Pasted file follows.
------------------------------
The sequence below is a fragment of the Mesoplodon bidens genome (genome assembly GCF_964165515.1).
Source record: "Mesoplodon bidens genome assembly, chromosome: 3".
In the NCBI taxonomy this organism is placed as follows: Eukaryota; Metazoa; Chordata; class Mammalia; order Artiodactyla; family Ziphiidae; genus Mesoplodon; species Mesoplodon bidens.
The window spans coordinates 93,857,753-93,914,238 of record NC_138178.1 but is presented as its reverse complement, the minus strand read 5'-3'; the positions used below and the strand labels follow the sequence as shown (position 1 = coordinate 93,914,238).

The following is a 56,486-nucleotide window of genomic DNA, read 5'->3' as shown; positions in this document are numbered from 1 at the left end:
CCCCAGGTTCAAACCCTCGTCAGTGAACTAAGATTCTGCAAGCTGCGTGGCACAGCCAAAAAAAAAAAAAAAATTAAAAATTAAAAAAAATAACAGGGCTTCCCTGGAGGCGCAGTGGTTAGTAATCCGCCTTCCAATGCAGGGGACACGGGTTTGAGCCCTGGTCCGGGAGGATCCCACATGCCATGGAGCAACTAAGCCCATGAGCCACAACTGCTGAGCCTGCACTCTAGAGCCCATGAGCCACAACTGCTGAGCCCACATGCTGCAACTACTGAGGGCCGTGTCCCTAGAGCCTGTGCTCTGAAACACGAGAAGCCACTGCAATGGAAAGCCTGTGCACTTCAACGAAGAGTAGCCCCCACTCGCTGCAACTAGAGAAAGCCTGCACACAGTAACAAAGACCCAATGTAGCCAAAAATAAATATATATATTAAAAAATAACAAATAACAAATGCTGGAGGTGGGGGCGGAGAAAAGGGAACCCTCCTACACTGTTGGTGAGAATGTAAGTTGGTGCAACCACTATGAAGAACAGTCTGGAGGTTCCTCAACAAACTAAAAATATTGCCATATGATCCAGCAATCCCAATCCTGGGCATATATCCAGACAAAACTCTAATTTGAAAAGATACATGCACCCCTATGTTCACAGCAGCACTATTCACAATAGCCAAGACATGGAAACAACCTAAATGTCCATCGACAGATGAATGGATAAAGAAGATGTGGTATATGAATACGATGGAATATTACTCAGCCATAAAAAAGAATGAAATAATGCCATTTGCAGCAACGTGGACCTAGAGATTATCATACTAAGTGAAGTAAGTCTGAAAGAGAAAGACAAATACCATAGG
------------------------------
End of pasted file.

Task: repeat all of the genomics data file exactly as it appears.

The sequence below is a fragment of the Mesoplodon bidens genome (genome assembly GCF_964165515.1).
Source record: "Mesoplodon bidens genome assembly, chromosome: 3".
In the NCBI taxonomy this organism is placed as follows: Eukaryota; Metazoa; Chordata; class Mammalia; order Artiodactyla; family Ziphiidae; genus Mesoplodon; species Mesoplodon bidens.
The window spans coordinates 93,857,753-93,914,238 of record NC_138178.1 but is presented as its reverse complement, the minus strand read 5'-3'; the positions used below and the strand labels follow the sequence as shown (position 1 = coordinate 93,914,238).

The following is a 56,486-nucleotide window of genomic DNA, read 5'->3' as shown; positions in this document are numbered from 1 at the left end:
CCCCAGGTTCAAACCCTCGTCAGTGAACTAAGATTCTGCAAGCTGCGTGGCACAGCCAAAAAAAAAAAAAAAATTAAAAATTAAAAAAAATAACAGGGCTTCCCTGGAGGCGCAGTGGTTAGTAATCCGCCTTCCAATGCAGGGGACACGGGTTTGAGCCCTGGTCCGGGAGGATCCCACATGCCATGGAGCAACTAAGCCCATGAGCCACAACTGCTGAGCCTGCACTCTAGAGCCCATGAGCCACAACTGCTGAGCCCACATGCTGCAACTACTGAGGGCCGTGTCCCTAGAGCCTGTGCTCTGAAACACGAGAAGCCACTGCAATGGAAAGCCTGTGCACTTCAACGAAGAGTAGCCCCCACTCGCTGCAACTAGAGAAAGCCTGCACACAGTAACAAAGACCCAATGTAGCCAAAAATAAATATATATATTAAAAAATAACAAATAACAAATGCTGGAGGTGGGGGCGGAGAAAAGGGAACCCTCCTACACTGTTGGTGAGAATGTAAGTTGGTGCAACCACTATGAAGAACAGTCTGGAGGTTCCTCAACAAACTAAAAATATTGCCATATGATCCAGCAATCCCAATCCTGGGCATATATCCAGACAAAACTCTAATTTGAAAAGATACATGCACCCCTATGTTCACAGCAGCACTATTCACAATAGCCAAGACATGGAAACAACCTAAATGTCCATCGACAGATGAATGGATAAAGAAGATGTGGTATATGAATACGATGGAATATTACTCAGCCATAAAAAAGAATGAAATAATGCCATTTGCAGCAACGTGGACCTAGAGATTATCATACTAAGTGAAGTAAGTCTGAAAGAGAAAGACAAATACCATAGG